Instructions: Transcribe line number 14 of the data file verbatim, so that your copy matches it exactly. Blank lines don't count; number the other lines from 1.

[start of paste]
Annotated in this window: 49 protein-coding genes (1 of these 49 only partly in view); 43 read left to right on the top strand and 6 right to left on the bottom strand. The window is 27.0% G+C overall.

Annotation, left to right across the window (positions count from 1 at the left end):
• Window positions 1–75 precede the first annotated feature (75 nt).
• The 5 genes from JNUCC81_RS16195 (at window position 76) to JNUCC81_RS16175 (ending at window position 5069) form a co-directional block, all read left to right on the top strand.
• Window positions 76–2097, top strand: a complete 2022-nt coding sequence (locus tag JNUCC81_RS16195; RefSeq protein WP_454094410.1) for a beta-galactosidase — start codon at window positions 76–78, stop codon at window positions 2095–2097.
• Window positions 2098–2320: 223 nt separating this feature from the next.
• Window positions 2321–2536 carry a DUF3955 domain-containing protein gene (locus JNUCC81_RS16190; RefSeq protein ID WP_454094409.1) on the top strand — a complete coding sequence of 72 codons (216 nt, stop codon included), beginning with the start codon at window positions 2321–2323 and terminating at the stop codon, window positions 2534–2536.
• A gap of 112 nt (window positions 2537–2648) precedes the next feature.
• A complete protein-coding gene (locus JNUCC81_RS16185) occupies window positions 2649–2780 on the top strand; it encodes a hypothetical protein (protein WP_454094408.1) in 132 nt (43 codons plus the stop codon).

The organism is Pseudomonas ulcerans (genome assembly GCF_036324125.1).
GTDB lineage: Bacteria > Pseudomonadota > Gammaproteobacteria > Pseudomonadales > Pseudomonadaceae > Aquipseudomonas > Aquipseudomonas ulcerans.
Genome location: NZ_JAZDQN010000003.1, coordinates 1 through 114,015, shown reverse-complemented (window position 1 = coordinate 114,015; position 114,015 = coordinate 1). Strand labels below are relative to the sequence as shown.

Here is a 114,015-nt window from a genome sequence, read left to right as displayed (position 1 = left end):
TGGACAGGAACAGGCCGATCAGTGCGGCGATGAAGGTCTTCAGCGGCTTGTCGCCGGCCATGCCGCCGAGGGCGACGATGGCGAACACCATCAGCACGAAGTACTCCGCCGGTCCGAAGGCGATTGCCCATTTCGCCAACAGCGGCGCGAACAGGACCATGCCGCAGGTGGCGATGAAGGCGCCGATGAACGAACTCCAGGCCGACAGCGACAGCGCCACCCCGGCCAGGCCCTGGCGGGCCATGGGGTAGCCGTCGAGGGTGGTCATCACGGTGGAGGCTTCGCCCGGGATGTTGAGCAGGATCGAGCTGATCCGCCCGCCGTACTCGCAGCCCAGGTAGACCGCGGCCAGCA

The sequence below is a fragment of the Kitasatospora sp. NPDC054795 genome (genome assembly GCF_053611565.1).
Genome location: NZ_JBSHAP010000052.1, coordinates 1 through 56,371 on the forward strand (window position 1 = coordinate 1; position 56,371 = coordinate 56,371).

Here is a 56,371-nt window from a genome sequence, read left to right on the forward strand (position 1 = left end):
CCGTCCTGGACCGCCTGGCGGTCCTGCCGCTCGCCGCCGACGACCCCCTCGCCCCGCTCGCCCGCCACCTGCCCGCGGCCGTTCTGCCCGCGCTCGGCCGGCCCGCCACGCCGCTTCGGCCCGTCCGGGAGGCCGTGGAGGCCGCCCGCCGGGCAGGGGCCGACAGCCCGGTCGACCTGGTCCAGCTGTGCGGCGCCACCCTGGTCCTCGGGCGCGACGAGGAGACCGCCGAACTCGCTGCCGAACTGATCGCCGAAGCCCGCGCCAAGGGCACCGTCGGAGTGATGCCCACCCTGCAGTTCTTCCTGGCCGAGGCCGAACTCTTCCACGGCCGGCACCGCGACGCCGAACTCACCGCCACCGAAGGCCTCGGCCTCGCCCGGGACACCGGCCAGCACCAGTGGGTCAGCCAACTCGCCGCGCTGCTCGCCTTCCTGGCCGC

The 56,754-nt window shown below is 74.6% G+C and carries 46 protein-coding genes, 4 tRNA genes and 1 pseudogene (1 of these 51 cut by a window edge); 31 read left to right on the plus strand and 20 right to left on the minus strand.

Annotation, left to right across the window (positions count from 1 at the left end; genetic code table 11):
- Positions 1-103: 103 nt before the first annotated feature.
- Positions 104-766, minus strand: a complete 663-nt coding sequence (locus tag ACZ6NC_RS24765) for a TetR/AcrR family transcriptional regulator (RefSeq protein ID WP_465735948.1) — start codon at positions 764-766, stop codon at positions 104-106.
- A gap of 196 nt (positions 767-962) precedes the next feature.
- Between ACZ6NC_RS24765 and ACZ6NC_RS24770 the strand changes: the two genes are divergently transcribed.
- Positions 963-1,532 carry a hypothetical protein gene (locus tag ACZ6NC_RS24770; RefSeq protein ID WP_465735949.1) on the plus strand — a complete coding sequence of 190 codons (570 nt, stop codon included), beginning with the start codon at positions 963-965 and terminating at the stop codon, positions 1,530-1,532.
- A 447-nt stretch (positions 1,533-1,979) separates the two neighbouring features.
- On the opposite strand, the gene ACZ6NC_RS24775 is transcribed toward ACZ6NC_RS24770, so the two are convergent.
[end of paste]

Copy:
TGGACAGGAACAGGCCGATCAGTGCGGCGATGAAGGTCTTCAGCGGCTTGTCGCCGGCCATGCCGCCGAGGGCGACGATGGCGAACACCATCAGCACGAAGTACTCCGCCGGTCCGAAGGCGATTGCCCATTTCGCCAACAGCGGCGCGAACAGGACCATGCCGCAGGTGGCGATGAAGGCGCCGATGAACGAACTCCAGGCCGACAGCGACAGCGCCACCCCGGCCAGGCCCTGGCGGGCCATGGGGTAGCCGTCGAGGGTGGTCATCACGGTGGAGGCTTCGCCCGGGATGTTGAGCAGGATCGAGCTGATCCGCCCGCCGTACTCGCAGCCCAGGTAGACCGCGGCCAGCA